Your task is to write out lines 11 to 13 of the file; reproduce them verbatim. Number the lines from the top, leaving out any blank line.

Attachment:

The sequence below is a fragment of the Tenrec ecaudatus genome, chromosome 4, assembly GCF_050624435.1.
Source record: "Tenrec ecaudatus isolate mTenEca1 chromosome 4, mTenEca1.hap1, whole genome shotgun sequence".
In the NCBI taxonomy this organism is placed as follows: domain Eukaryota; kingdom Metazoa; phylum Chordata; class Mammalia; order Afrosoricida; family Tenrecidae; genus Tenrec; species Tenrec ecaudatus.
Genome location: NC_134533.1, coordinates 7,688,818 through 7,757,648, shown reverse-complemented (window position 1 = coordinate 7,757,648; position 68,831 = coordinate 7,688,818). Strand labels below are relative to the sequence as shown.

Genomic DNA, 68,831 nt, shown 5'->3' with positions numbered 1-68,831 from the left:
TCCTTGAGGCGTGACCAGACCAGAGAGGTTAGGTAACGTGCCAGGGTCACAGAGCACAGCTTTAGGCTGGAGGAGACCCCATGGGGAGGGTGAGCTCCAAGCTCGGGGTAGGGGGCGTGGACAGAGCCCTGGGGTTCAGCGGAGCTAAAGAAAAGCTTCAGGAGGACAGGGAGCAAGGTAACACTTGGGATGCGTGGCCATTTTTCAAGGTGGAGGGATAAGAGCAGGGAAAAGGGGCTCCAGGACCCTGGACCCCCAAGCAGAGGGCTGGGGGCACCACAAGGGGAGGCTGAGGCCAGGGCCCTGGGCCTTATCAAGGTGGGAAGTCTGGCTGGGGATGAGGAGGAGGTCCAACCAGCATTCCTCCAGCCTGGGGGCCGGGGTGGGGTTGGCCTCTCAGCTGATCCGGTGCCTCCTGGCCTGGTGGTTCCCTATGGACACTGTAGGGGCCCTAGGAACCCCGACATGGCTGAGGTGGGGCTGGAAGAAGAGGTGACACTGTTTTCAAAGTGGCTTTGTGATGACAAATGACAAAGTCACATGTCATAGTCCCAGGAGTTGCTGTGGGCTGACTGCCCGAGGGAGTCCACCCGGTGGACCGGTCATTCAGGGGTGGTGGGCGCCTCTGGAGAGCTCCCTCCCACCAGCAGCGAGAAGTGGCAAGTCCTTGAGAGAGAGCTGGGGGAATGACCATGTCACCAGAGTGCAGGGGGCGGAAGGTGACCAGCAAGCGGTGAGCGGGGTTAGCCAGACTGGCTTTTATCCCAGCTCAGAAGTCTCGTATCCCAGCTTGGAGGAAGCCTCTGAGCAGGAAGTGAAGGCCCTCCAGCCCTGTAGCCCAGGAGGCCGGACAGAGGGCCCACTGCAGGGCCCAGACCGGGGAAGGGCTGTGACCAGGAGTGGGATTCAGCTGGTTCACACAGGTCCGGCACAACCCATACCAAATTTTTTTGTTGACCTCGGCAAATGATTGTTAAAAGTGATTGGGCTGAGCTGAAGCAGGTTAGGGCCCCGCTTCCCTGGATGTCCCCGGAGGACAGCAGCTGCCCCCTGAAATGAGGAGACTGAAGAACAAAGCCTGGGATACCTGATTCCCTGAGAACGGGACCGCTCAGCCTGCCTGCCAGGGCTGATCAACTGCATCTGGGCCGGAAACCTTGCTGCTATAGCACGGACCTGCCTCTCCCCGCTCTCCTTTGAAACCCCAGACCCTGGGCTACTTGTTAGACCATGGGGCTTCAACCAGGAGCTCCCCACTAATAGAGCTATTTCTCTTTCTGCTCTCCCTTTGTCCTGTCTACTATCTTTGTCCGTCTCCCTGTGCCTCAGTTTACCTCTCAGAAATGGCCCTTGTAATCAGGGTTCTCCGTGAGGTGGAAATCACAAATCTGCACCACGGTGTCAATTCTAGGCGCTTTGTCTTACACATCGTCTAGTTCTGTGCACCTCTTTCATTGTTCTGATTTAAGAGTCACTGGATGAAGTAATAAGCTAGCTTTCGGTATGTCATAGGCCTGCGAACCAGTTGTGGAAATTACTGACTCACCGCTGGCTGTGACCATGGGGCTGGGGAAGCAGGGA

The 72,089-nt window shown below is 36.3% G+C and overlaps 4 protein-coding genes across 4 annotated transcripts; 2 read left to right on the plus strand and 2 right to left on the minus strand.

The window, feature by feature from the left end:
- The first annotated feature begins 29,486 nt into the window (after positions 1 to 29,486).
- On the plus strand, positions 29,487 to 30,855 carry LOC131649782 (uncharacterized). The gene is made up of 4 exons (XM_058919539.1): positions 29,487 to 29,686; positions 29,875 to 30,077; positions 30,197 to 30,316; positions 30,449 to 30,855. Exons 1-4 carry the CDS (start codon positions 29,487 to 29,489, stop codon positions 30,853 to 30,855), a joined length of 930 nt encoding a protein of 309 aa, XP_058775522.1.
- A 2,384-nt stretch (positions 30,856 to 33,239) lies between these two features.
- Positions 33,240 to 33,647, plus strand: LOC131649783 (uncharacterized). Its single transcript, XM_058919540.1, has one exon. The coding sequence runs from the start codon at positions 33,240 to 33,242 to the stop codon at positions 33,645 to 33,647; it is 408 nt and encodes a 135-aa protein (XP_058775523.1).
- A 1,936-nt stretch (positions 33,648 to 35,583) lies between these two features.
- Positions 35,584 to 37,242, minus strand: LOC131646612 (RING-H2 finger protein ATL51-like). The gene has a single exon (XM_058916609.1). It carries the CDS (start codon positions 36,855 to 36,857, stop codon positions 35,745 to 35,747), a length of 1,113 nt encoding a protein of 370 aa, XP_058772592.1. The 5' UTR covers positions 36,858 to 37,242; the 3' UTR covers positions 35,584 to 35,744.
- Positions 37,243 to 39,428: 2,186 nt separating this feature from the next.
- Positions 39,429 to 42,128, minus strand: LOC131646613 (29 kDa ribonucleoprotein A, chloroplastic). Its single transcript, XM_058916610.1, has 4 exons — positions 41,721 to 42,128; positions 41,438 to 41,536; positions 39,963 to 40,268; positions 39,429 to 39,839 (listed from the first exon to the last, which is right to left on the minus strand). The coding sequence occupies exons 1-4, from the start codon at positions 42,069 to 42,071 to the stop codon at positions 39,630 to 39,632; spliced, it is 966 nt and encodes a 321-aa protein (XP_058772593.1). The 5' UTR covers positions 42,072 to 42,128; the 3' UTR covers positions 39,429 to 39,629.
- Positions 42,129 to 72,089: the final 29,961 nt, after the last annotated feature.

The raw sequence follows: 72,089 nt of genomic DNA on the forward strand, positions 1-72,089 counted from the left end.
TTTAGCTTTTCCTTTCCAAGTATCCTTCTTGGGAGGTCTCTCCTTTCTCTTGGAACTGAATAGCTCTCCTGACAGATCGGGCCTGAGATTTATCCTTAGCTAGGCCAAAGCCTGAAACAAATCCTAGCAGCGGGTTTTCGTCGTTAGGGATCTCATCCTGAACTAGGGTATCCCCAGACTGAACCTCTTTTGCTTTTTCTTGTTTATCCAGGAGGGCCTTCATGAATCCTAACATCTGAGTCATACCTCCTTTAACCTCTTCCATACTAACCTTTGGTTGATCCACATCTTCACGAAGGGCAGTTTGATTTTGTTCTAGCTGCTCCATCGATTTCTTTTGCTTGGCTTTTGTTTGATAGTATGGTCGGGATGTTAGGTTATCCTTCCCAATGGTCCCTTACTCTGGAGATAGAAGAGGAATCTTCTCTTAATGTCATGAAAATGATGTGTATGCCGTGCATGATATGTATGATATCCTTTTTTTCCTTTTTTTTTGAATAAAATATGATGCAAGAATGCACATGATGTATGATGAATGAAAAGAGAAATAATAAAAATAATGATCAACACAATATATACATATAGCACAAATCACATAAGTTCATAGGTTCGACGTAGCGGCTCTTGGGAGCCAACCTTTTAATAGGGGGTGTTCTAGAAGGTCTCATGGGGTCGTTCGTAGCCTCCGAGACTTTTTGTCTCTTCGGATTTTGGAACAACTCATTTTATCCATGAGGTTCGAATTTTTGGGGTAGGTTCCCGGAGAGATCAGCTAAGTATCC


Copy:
- A 2,384-nt stretch (positions 30,856 to 33,239) lies between these two features.
- Positions 33,240 to 33,647, plus strand: LOC131649783 (uncharacterized). Its single transcript, XM_058919540.1, has one exon. The coding sequence runs from the start codon at positions 33,240 to 33,242 to the stop codon at positions 33,645 to 33,647; it is 408 nt and encodes a 135-aa protein (XP_058775523.1).
- A 1,936-nt stretch (positions 33,648 to 35,583) lies between these two features.